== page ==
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. Last Updated: 07/27/2016

IMF: Russia Lags Behind Central Europe

MADRID -- Movement away from the communist system has been less impressive in Russia than in Central Europe, and it will be one or two years before the start of an economic recovery, officials of the International Monetary Fund said Wednesday.


"It's premature to talk of bottoming out in Russia," said Flemming Larsen, senior adviser in the IMF's research department.


He predicted that production would decline again this year and next and that it would take another year, maybe two, before Russia shows the kind of recovery under way in some of the Central European countries that were also under communist rule.


Michael Mussa, the fund's economic counselor, said recovery was beginning in Poland, the Czech Republic, Slovakia, Slovenia and the Baltic states of Lithuania, Latvia and Estonia.


Farther east, he said, results were less impressive -- meaning in Russia, by far the biggest and most populous.


They made their comments at a news conference on the semiannual "World Economic Outlook," which was released in advance of next week's annual meetings of the IMF and its sister agency, the World Bank.


The report predicted that official unemployment would surge in Russia and other countries of the former Soviet Union as they move toward a capitalist economy.


It said higher jobless rates were likely as the nations curb government spending, ease rules on layoffs and adopt other free market measures.


In mid-1994, Russia's jobless figure was only 1.5 percent.


By normal world standards, said the report, it would be 6 percent, with another 6 percent or so on reduced hours or forced leave.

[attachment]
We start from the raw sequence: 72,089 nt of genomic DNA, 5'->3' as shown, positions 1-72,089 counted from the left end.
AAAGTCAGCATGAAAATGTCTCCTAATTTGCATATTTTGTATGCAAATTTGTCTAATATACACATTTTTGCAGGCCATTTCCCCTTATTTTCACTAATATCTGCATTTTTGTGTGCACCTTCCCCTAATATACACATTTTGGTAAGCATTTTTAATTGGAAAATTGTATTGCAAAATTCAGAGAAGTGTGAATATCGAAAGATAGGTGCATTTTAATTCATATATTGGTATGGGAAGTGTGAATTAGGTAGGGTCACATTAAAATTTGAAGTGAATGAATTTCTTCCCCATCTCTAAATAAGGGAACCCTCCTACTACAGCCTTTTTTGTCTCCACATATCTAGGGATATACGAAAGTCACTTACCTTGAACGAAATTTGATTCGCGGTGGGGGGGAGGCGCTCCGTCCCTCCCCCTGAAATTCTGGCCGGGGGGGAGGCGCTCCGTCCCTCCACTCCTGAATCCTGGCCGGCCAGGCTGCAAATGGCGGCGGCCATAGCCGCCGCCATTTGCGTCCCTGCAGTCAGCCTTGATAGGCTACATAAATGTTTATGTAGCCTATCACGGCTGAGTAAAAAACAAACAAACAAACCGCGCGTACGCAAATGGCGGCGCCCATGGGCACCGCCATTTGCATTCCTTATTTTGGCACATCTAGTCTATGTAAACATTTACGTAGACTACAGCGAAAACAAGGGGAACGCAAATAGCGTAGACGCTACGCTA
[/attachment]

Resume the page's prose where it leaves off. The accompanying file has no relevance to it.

Many jobless Russians fail to register with the authorities because benefits are low and unemployment carries a stigma from communist days, the fund explained.


It found the situation similar in Ukraine, Belarus and many of the countries of the Caucasus and Central Asia, which have been transforming their economies more slowly than such Eastern European nations as Poland and the Czech Republic.


It said that as budgets tighten, old legal restrictions on layoffs disappear, unemployment compensation rises and the countries' economic structures change, "registered unemployment in these countries is likely to increase substantially."


The prediction comes at a time when Western Europe is emerging from recession and the fund is revising its economic projections upward for the first time in a decade.


The fund reported that total production in Russia is still dropping -- by 17 percent in the first half this year compared with the same period in 1993. But for the entire year, it predicted the decline would only be 12 percent, about the same as last year. And for 1995, it predicted a fall of 3.9 percent. The fall in production since the Soviet Union collapsed is now close to 50 percent, the fund reported.


Declines were smaller elsewhere in the former Soviet Union, and the Baltic republics of Latvia, Lithuania and especially Estonia showed increased production, as have some countries in Eastern Europe.


Poland was singled out by the fund as having particularly encouraging prospects "fueled by a dynamic private sector."


The report pointed to enormous difficulties still to be faced in changing from a communist economy: banks and enterprises that cannot pay their debts and need to be restructured or in some cases closed. Little progress has been made in selling off state-owned land. Subsidies, cheap credits and tax exemptions distort the whole business picture.


"Widespread corruption and crime threaten to undermine support for market reforms," the fund warned.


The fund saw some positive signs in Russia.


Exports to the West of oil -- the country's largest source of foreign revenue -- have increased recently and Russia's total trade with the West has been rising steadily. This year and next, the monthly inflation rate is expected to stay below 10 percent -- still a much higher figure than in the West.


Despite often-contradictory new laws, there have been changes.


In 1990, more than half the country's production was in military goods. Now, military goods account for less than one-third of what the country makes.


By the end of this year, more than half of working Russians will be employed by private bosses, rather than the state, the fund predicted.